Weapons and Tactics Instructor (WTI) Yuma2011

Yuma Arizona’s main airport is a joint-use facility that’s home to a busy Marine Corps base and an interesting mix of civilian operators.  In fact, the Marines say that MCAS Yuma (on the south side of the main runways) is their busiest flying base, in part due to excellent training airspace and air-to-ground ranges nearby.  Yuma International Airport encompasses the north side of the airport, containing general aviation hangars, an air carrier terminal served by multiple daily airline flights, and a new FBO.  During my two-day trip to Yuma in April 2011, I hoped to gather information for an upcoming article about a Marine aviator, and to photograph the aircraft of the Weapons and Tactics Instructor (WTI) course.   I got a few  unexpected bonuses while taking pictures, and as I found out, you never know what’ll be flying around Yuma…

Twice a year, the locally-based Marine Aviation Weapons and Tactics Squadron One (MAWTS-1) operates a WTI course, which collects several dozen additional aircraft from around the country to add to those based at the air station.   Multiple AV-8 Harrier, F/A-18 Hornet, F-5N Tiger II and KC-130 Hercules missions occur daily as the training reaches a crescendo during the last month of the course.  Helicopter operations increase too, as UH-1 Huey, AH-1 Cobra, CH-46 Sea Knight and CH-53 Sea Stallion helicopters fly both day and night.  Recently fielded  V-22 Osprey tiltrotors have also been added into the WTI curriculum.

Yuma receives a smattering of transient military aircraft throughout the week, as it’s situated between southern California and Texas, a pair of states with many bases and aircraft.  Civilian aircraft range from regional jets and turboprops operated by scheduled airlines, to corporate jets and flight training aircraft.  (Southwest 812’s recent diversion to Yuma after a roof panel failed provided a surprise visitor to the airport too).

Throughout the mornings of my trip, Harriers, Tigers, and an occasional Hornet  and Herc departed and returned an hour or two later.  Being able to photograph any special color-schemed jet is an eagerly-sought bonus on a trip like this.  One of the more colorful Hornets airborne during this WTI was the CAG bird from VFA-94, the Mighty Shrikes, resplendent in orange and black.  The Harriers had a few non-standard paint schemes among them too, including a colorfully-finished jet from VMA-513, the Nightmares.  Another bonus was the inclusion of the “Frankenprowler” in the exercise – a legendary EA-6B that was built with parts from three different airframes (one was damaged in a flying accident, the two others were development aircraft that were stored after their programs ended).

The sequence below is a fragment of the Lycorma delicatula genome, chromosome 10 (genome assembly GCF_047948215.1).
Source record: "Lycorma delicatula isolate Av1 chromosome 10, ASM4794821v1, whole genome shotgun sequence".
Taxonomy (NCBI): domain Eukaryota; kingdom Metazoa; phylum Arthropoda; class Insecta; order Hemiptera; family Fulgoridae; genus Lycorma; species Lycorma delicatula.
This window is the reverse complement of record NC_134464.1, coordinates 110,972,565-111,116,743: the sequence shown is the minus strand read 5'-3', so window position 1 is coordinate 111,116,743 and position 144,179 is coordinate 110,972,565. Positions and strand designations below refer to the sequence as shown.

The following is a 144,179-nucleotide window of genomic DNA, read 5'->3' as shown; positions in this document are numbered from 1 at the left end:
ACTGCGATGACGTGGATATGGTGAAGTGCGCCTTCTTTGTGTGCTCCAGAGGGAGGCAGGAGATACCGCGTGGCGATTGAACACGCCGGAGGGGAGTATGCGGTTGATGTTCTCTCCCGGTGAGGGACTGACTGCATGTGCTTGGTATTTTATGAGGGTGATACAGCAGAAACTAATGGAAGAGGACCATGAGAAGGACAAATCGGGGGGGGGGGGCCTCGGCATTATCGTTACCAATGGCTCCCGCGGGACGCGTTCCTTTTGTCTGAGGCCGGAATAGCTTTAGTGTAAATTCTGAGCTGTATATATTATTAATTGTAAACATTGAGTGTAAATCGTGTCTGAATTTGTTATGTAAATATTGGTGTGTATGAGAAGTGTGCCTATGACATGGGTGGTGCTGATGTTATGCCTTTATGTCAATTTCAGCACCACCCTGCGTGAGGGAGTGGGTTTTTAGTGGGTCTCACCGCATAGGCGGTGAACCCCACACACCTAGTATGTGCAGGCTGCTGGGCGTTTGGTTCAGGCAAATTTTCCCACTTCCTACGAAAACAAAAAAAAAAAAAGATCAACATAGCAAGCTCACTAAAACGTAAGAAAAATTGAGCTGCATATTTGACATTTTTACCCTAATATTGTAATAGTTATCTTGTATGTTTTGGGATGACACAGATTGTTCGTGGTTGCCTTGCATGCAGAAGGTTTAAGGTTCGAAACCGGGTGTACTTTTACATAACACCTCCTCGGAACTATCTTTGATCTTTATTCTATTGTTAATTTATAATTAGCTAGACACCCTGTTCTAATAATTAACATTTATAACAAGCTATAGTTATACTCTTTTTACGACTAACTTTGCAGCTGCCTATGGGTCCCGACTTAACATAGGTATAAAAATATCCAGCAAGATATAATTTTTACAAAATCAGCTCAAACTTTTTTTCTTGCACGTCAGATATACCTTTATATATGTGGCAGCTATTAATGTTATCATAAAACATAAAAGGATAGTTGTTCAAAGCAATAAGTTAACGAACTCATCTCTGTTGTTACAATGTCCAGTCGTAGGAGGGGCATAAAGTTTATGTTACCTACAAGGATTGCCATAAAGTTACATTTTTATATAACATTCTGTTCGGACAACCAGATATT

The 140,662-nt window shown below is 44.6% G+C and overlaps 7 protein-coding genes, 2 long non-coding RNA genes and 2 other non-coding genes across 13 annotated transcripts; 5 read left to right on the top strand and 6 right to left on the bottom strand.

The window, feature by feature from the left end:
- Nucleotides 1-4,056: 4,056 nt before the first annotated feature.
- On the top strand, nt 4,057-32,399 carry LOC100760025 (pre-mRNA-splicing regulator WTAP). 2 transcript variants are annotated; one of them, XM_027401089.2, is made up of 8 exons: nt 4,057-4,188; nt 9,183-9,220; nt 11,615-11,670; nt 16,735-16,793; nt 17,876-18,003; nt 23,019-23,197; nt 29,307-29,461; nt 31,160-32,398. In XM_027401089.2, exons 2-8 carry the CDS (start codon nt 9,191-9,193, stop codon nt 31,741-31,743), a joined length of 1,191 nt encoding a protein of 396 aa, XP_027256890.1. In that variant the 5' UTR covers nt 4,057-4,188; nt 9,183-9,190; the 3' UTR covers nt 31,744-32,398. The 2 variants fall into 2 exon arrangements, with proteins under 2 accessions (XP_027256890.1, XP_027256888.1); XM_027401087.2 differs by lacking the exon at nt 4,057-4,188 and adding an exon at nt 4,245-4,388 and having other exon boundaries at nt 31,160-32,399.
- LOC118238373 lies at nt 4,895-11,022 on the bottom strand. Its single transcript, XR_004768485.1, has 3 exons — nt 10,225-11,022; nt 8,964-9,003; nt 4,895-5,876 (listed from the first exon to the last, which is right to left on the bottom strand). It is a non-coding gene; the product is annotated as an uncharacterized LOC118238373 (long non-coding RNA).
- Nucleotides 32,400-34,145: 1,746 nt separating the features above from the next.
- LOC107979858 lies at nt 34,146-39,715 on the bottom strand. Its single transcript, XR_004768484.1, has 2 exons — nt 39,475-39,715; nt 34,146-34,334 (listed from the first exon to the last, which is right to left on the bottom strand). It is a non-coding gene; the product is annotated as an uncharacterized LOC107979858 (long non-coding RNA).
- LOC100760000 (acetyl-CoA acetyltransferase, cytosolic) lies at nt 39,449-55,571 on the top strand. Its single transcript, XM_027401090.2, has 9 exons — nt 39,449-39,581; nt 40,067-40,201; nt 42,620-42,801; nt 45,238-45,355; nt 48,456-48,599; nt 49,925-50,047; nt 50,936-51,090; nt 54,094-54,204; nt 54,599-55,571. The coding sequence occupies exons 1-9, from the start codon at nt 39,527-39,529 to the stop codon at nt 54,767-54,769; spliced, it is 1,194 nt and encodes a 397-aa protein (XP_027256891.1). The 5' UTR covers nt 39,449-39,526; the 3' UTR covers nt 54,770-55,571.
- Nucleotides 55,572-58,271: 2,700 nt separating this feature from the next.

Sometimes the unplanned and unexpected  events during a trip make the hassles of coast-to-coast air travel all worth the while.  Unknown to me, participating within the WTI were a pair of Hawker Hunter Mk.58A jets operated by the Airborne Tactical Advantage Company  (ATAC).  The classic 1950’s British-designed jets are still useful as adversaries in exercises like the WTI, and the two jets were sporting eye-catching two-tone gloss  gray camouflage paint.  What a bonus!  Another huge surprise was the appearance of a pair of Boeing 787 Dreamliners and a solo Boeing 747-8F freighter at Yuma.  The three brand new transports flew almost continuously for the two days I was there, departing the airport for a few hours and returning to park on the civilian side of the airport on a newly-completed taxiway.  A triple bonus!

Finally, during the Friday evening non-combatant evacuation exercise, helicopters flew in and out of the local Kiwanis park from just before sunset through darkness.  It was a great opportunity to witness Marine Corps aviation up close, and there was yet another surprise in the air too.  During the daylight portion of the flying, a highly modified Cessna O-2A Skymaster, in Navy markings, orbited over the park.   It was flying proof that a Skymaster can fly on only it’s rear engine, as the front power plant was removed and replaced with a fairing that housed a FLIR (at least).  Most likely it was being operated as a surrogate unmanned air vehicle during the proceedings.  Another bonus aircraft to photograph!

Looking back, during the two days while I was in Yuma I accomplished my goals of interviewing the Marine aviator and taking photos of some of the aircraft that took part in the WTI course.  Beyond that, I got more than I bargained for, as I photographed colorful fighter jets, a pair of rare Hawker Hunters, three new Boeing jumbo jets, and an odd single-engined Cessna Skymaster.  For me the photographer, there were lots of surprises flying around Yuma!

Ken Kula

May, 2011

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Ken Kula

Assignment and Content Editor, writer and photographer A New Englander all of my life, I've lived in New Hampshire since 1981. My passion for all things aviation began at a very early age, and I coupled this with my interest of photography during college in the late 1970s. I spent 32 years in the air traffic control industry, and concurrently, enjoyed my aviation photography and writing adventures, which continue today. I've been quite fortunate to have been mentored by some generous and gifted individuals. I enjoy contributing to this great site, and working with some very knowledgeable and equally passionate aviation followers.

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